Overrated or Undervalued?
6 June 2021
Under Armour creator and CEO Vincent Bezaio is no stranger to controversy. He's previously spoken out against genetically modified foods and received death threats over the issue. However, in this interview, he describes a particular industries as"bad," and suggests that entrepreneurs should take a different way of working with the firms they work for Ferrari Energy. In other words, he says it is not always better to align yourself with a"good" business. In cases like this, his instance includes one of the biggest names in exercise equipment.
In the course of this interview, I must ask the hard questions - such as, why does Under Armour should get in to China? And is the business focusing on fitness and wellness rather than more conventional sports? While he did not offer specific details, he did tell me,"We are investing a lot in the private stock market. There are tons of people in our market that have started businesses that have gone bankrupt, so there is some danger involved." He went on to mention that the organization's earnings are increasing year-over-year and the company now has two factories in China and one in India.
In light of Under Armour's recent issues, it's easy to assume that Bezaio was seeking to ride the co-founder's popularity to the private sector. In reality, many entrepreneurs talked to me about how the founder's prominence has helped them get a toehold in the public market. Entrepreneur Joshua Davis told me that due to Armour's history is so good, many big businesses have bypassed him in favor of bigger, more prestigious companies. "VC dollars are flooding into companies that were considered too risky to put money into years ago, simply because they had good founder names," he explained. Really, Davis went on to say there are a range of big-name businesses he thinks are headed towards bankruptcy if they don't make changes soon.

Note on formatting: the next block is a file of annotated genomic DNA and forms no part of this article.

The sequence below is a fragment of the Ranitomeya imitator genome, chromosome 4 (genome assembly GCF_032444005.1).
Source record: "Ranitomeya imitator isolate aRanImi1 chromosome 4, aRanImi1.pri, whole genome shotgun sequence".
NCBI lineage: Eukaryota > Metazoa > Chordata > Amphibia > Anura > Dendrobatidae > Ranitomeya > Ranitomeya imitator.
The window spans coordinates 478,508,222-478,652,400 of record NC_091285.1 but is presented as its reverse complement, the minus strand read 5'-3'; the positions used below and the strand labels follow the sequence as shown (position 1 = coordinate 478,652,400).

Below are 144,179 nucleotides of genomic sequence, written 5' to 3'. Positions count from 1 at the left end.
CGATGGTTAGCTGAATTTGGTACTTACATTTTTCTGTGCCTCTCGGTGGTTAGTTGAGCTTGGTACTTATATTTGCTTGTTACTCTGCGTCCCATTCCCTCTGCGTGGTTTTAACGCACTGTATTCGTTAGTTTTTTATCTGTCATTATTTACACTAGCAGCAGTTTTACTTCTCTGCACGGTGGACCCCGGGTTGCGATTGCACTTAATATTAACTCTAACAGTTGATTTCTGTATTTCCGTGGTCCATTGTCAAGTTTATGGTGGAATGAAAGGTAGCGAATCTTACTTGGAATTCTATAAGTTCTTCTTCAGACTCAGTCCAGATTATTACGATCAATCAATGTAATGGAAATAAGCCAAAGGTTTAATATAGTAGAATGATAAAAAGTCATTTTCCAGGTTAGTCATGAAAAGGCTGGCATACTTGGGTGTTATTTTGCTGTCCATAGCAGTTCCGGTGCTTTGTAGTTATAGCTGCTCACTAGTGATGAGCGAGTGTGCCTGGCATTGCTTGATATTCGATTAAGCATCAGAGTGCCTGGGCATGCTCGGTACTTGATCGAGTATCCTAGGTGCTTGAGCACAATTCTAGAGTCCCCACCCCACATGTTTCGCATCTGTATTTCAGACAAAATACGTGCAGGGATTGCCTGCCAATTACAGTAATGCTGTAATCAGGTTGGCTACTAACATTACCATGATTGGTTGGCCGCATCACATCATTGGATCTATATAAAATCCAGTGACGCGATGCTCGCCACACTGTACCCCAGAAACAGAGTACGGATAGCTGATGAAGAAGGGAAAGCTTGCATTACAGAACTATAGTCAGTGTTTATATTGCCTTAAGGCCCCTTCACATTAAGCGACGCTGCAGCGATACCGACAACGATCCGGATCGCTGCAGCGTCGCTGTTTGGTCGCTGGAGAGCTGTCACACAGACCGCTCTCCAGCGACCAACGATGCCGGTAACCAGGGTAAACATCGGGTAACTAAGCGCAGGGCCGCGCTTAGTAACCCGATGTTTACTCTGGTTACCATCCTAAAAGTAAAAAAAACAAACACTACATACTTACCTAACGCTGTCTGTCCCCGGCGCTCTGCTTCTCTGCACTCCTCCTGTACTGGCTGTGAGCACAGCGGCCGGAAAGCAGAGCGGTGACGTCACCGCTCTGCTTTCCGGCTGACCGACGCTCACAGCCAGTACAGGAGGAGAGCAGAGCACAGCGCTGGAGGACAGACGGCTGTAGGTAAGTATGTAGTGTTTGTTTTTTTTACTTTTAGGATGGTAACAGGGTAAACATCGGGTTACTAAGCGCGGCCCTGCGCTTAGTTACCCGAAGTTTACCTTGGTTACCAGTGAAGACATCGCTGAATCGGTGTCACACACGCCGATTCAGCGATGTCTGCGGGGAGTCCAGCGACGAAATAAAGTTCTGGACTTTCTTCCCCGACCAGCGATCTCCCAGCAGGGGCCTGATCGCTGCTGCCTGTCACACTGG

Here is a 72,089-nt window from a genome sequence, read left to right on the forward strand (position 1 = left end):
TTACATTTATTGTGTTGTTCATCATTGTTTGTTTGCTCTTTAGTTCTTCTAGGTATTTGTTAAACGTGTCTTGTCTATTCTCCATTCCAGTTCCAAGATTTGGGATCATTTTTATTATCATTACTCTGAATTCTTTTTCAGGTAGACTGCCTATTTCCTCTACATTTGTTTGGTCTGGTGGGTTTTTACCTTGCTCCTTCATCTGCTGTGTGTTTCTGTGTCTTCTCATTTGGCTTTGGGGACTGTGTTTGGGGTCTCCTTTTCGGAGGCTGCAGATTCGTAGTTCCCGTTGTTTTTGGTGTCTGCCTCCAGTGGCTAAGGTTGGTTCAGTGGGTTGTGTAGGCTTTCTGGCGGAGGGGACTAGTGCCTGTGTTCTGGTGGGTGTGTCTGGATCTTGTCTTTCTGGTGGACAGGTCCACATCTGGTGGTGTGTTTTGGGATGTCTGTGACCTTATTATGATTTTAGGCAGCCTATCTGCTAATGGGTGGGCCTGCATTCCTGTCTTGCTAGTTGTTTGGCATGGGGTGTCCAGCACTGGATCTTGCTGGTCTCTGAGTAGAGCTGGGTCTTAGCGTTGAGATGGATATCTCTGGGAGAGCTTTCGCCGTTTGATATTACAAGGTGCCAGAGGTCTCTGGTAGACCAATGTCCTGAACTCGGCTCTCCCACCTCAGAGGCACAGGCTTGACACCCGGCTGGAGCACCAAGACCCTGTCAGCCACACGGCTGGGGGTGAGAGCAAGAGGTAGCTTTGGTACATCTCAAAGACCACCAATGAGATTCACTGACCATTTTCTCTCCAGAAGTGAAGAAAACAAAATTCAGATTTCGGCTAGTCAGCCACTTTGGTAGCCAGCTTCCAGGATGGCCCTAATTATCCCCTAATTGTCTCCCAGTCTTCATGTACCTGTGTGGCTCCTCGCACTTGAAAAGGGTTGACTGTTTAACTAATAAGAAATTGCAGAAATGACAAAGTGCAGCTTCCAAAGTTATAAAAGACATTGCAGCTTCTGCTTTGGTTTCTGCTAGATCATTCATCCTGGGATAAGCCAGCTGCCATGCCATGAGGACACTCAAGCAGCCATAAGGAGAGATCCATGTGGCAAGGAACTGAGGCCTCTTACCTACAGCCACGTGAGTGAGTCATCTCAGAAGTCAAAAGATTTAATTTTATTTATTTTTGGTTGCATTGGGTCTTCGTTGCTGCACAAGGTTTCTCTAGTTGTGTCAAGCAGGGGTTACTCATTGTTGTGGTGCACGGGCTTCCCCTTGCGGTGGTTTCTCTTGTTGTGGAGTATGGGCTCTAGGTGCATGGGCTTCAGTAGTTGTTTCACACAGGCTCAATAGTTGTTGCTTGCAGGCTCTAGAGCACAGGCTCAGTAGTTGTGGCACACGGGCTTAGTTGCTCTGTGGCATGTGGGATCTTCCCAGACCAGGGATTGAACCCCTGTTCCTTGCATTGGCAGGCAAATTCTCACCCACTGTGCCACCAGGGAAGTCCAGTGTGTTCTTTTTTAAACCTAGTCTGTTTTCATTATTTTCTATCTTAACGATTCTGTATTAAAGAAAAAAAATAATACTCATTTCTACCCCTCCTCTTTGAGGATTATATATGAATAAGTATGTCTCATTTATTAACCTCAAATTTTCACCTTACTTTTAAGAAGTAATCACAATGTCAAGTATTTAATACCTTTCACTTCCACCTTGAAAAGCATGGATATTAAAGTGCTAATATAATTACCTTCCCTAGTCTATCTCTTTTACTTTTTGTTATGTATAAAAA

However, some experts question if this is a smart move for a fitness company that is relatively late on the game. "The reality is that many big names already have private equity groups considering their enterprise," states John Di Lemme, CEO of Global Fitness, a regional marketing and sales company. "It may be nice to find an innovative new health and exercise equipment company join that fray, but I doubt it is a winning proposition." On the flip side, Di Lemme states that he sees great opportunity in the business and in the future. He notes chief executive officer Paul Scandlen is a trained fitness expert who brings a wealth of expertise to the role.
Under Armour's problems could spell trouble for other businesses in the gym gear enterprise. "There is a great deal of consolidation going on in the fitness space, and companies can really benefit from consolidating and focusing on their core business," says Jim Powers, senior vice president of Consumer Products and Marketing in CDP. "A lot of these businesses have really powerful brands that customers feel that they understand and trust" Still, Powers cautions against putting too much stock into what Under Armour could become. "The trends are constantly changing."
For the time being, Ounder and CEO Richard Fields is apparently managing the crisis on their own. In a statement released after the business's second-quarter earnings release, Fields stated"The strength of our company is the result of hard labour and investment in the long term. We expect that the company will meet its financial obligations and remain a solid, growth-oriented company in the years ahead." Whether or not the health club business will rebound remains to be seen.